Doctoral Dissertations

Date of Award


Degree Type


Degree Name

Doctor of Philosophy



Major Professor

Michael E. Gordon

Committee Members

John Larsen, Gerald Whitlock, John Allen


The purpose of this study was to test a modified version of Porter and Lawler's attitude-performance model with a population of disadvantaged trainees. Seven hypotheses were derived from the following formulation: If a trainee sees high performance as leading to the attainment of one or more personal rewards in the training situation, he will tend to exert high effort in the program. The trainee will have correspondingly high performance in this situation providing he has the relevant ability and appropriate role perceptions.

To test these hypotheses data were obtained from 97 disadvantaged trainees and their eight supervisors at a manpower development project in Oak Ridge, Tennessee. Each trainee was given three questionnaires designed to measure the value of four rewards resulting from training, the perceived probability that high performance will lead to these rewards, and the importance of certain role perceptions. Ability scores were based upon scores on three aptitude tests obtained from the test files program. Each of the eight supervisors was asked to rank his trainees on degree of effort exerted and overall performance. The supervisors were also administered the role perception questionnaire.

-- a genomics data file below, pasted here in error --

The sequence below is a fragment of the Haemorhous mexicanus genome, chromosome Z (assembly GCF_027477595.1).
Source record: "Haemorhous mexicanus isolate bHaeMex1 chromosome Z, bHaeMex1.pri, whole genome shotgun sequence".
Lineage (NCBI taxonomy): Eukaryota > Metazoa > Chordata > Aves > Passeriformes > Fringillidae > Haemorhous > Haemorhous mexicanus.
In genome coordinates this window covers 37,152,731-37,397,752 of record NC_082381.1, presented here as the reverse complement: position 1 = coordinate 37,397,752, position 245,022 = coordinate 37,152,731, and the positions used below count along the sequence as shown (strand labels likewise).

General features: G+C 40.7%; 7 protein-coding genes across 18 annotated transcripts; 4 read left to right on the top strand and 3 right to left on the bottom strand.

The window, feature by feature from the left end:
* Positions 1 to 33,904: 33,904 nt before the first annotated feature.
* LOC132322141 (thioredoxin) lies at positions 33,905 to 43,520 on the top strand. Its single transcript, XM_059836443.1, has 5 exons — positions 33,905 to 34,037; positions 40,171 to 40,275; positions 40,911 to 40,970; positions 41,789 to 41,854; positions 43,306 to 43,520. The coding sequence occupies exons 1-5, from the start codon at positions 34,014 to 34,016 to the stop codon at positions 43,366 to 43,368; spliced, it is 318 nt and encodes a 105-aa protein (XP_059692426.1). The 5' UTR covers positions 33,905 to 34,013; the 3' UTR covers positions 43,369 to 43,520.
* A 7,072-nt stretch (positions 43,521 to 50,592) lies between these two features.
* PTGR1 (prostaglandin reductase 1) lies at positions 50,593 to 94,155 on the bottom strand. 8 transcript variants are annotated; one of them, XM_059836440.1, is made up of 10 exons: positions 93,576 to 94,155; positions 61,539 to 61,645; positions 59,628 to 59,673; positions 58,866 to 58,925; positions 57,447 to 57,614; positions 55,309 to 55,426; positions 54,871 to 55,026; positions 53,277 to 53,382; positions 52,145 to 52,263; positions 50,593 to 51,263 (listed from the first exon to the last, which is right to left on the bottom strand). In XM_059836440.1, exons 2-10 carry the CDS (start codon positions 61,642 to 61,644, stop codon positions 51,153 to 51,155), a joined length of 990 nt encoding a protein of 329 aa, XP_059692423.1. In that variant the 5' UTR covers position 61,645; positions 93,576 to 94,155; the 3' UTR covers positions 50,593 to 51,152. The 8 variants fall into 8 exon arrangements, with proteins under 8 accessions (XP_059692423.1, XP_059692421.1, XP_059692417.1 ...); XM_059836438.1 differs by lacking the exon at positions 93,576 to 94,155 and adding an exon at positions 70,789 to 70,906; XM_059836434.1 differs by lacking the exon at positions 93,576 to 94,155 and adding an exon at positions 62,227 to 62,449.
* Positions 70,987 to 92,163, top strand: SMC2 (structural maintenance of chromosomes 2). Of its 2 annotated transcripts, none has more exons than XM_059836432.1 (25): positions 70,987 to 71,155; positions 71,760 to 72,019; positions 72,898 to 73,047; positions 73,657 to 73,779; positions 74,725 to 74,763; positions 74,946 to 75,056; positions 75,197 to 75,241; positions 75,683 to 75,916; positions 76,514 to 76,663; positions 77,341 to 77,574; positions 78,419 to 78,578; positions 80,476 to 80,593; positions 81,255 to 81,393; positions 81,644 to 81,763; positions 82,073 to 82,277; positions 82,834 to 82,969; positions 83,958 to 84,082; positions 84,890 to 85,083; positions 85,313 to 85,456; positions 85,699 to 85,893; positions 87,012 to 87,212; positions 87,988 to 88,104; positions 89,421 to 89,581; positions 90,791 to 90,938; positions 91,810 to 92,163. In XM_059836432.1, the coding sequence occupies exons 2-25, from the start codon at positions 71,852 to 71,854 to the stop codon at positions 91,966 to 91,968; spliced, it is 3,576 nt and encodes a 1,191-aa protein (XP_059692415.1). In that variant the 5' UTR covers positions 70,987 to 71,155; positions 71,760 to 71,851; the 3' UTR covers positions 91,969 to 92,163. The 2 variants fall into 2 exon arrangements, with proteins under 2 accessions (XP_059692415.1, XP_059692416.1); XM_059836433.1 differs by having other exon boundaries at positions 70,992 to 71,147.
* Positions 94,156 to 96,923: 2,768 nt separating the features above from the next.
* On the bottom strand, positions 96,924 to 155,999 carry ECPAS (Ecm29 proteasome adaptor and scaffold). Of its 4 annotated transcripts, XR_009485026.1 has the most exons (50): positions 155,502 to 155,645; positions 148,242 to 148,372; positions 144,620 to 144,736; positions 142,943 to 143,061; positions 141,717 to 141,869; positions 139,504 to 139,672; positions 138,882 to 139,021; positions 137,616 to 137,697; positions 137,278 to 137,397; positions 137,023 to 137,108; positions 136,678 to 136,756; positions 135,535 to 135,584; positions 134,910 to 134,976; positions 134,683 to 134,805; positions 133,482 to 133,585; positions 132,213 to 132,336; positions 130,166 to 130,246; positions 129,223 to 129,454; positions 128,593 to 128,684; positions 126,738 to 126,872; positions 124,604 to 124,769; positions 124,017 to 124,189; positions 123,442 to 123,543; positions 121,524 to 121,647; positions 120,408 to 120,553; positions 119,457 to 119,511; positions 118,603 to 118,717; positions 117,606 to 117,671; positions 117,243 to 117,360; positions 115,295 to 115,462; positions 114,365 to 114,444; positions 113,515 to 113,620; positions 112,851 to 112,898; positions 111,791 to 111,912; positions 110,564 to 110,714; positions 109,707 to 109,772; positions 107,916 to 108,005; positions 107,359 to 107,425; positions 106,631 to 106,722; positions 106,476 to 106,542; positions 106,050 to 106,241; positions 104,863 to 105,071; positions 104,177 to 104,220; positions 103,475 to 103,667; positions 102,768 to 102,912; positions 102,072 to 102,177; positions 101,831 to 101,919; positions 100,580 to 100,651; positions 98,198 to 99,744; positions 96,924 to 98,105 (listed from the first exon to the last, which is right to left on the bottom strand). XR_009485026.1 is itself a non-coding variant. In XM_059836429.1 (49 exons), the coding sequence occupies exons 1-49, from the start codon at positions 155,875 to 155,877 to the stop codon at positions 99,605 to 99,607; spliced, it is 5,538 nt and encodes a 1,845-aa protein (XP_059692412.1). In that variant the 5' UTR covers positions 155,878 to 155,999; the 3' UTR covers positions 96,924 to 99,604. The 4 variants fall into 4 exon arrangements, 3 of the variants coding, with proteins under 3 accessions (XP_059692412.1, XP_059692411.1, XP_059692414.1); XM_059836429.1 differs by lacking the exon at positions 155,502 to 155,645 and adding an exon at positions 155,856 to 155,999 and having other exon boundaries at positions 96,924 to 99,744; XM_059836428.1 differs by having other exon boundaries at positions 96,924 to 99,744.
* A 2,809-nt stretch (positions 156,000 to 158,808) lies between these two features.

The results of the study offer only limited support to the model, as only two of the seven hypotheses were confirmed. It was found that trainees who saw high performance as leading to the attainment of desired rewards did exert the more effort in training, and also had higher ratings of overall performance. However, the predicted increases in the relationship between effort and overall performance for trainees with high ability and appropriate role perceptions were not found. A number of possible explanations for these findings are discussed.

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